P1073R0, 2018-05-04

Richard Smith (richard@metafoo.co.uk)
Andrew Sutton (andrew.n.sutton@gmail.com)
Daveed Vandevoorde (daveed@edg.com)

constexpr! functions

Introduction and motivation

The constexpr specifier applied to a function or member function indicates that a call to that function might be valid in a context requiring a constant-expression. It does not require that every such call be a constant-expression. Sometimes, however, we want to express that a function should always produce a constant when called (directly or indirectly), and a non-constant result should produce an error. Such a function is called an immediate function. We propose the decl-specifier constexpr! for that purpose:

constexpr! int sqr(int n) {
  return n*n;
constexpr int r = sqr(100);  // Okay.
int x = 100;
int r2 = sqr(x);  // Error: Call does not produce a constant.

There is one exception to the rule that a call to a constexpr! function must be a constant-expression: If the call appears directly in another constexpr!, it need not be a constant-expression at that point (since a call to the enclosing function would ultimately have to produce a core constant expression, we do not have to worry about ever having to evaluate that nested call at run time). This permits composition of constexpr! functions:

constexpr! int sqrsqr(int n) {
  return sqr(sqr(n)); // Not a constant-expression at this  point,
}                     // but that's okay.

constexpr int dblsqr(int n) {
  return 2*sqr(n); // Error: Enclosing function is not
}                  // constexpr!.

Finally, as is the case with a bound member function (e.g., "x.f"), a constexpr! function can only be called; no pointer or reference to it can be formed:

using Int2Int = int(int);
Int2Int *pf = sqr;  // Error.

One consequence of this specification is that an immediate function never needs to be seen by a back end. That means that immediate functions are an alternative to many function-style macros. It also means that, unlike plain constexpr functions, constexpr! functions are unlikely to show up in symbolic debuggers. That runs into the broader issue that programmers currently have few tools to debug compile-time evaluation: This proposal does not aim at solving that problem in any way.

Source Locations

The "Library Fundamentals v. 2" TS contains a "magic" source_location class get to information similar to the __FILE__ and __LINE__ macros and the __func__ variable (see N4529 for the current draft, and N4129 for some design notes). Unfortunately, because the "value" of a source_location is frozen at the point source_location::current() is invoked, composing code making use of this magic class is tricky: Typically, a function wanting to track its point of invocation has to add a defaulted parameter as follows:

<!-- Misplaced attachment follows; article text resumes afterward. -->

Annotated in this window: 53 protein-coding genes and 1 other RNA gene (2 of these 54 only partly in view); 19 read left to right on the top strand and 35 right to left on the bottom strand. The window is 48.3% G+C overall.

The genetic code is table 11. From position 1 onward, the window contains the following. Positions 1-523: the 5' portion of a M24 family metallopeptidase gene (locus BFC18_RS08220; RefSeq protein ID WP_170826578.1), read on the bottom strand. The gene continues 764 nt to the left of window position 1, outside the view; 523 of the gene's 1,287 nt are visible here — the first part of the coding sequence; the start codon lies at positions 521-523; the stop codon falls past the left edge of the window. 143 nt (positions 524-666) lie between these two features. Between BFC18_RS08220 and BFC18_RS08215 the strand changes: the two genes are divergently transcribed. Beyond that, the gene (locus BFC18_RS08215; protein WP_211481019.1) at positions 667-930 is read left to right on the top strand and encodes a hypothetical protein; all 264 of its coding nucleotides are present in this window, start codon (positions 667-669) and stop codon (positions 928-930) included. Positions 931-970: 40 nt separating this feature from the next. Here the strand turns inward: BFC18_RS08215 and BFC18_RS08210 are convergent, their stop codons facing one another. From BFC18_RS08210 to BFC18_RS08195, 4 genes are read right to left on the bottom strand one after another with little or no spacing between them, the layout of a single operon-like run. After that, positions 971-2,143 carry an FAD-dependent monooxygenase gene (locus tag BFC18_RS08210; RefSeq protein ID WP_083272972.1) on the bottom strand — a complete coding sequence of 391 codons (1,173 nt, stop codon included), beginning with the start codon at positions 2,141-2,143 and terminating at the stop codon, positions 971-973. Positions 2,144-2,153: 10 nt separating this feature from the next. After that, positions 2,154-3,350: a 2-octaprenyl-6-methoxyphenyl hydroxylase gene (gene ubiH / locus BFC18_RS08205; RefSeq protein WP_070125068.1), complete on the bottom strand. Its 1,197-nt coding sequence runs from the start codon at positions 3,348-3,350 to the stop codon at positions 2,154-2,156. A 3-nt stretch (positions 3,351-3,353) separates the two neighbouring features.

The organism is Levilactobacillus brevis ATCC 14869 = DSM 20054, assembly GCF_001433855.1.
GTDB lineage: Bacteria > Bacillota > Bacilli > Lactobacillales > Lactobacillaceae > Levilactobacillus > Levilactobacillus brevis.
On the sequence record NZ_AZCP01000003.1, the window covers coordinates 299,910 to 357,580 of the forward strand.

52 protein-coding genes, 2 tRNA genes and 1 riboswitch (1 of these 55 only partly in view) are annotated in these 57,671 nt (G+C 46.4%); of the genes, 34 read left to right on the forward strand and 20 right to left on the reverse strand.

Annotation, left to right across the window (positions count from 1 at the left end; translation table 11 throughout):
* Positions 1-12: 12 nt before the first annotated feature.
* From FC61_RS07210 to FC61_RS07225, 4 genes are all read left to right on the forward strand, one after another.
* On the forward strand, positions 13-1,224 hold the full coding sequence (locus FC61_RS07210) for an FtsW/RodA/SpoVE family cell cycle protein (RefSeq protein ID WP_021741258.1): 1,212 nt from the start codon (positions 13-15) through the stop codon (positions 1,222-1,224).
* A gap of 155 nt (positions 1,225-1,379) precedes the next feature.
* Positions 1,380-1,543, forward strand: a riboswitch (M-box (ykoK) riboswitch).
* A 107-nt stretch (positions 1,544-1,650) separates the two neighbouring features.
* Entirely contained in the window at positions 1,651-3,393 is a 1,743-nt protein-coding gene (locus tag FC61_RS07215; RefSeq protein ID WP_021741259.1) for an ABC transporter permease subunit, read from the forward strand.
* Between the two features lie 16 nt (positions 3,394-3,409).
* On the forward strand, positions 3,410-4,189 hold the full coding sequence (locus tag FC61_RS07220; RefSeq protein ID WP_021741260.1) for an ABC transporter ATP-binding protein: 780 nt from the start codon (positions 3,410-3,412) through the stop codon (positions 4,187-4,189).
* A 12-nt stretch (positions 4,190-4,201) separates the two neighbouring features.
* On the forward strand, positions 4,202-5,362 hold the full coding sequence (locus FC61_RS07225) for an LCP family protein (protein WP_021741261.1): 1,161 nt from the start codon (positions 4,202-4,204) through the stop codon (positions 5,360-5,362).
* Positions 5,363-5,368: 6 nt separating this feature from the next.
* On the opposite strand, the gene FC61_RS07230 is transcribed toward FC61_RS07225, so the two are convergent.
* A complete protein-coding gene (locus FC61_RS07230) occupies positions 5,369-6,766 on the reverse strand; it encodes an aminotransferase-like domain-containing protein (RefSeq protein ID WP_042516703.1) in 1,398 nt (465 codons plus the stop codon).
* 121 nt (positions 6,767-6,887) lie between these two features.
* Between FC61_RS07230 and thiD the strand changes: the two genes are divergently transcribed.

void my_log_function(char const *msg,
                     source_location src_loc
		                  = source_location::current()) {
  // ...
This idiom ensure that the value of the source_location::current() invocation is sampled where my_log_function is called instead of where it is defined.

Immediate (i.e., constexpr!) functions, however, create a clean separation between the compilation process and the constexpr evaluation process (see also P0992). Thus, we can make source_location::current() an immediate function, and wrap it as needed in other immediate functions: The value produced will correspond to the source location of the "root" immediate function call. For example:

constexpr! src_line() {
  return source_location::current().line();

void some_code() {
  std::cout << src_line() << '\n';  // This line number is output.


Given that constexpr! functions are a useful alternative to function-style macros, it is natural to wonder whether we could make constexpr! variables a useful alternative to non-function-style macros. We'd call such variables — which would never be seen by a back end — immediate variables:

constexpr! int RN = 42;
int LN = 42;

int f(int const&);

int r1 = f(LN);  // Direct reference binding.
int r2 = f(RN);  // Not a direct binding (temporary created).

Unfortunately, the exact specification of such a facility raises some difficult questions, some of which relate to the topic of enabling class types for nontype template parameters as proposed in P0732R1. This paper therefore does not pursue that extension at this time.


The desire for functionality like this comes up regularly. Sometimes, the motivation is to eliminate macros, and sometimes it just falls naturally out of the development process (e.g., helper functions meant to create nontype template argument values).

The impetus for the present paper, however, is the work being done by SG7 in the realm of compile-time reflection. There is now general agreement that future language support for reflection should use constexpr functions, but since "reflection functions" typically have to be evaluated at compile time, they will in fact likely be immediate functions.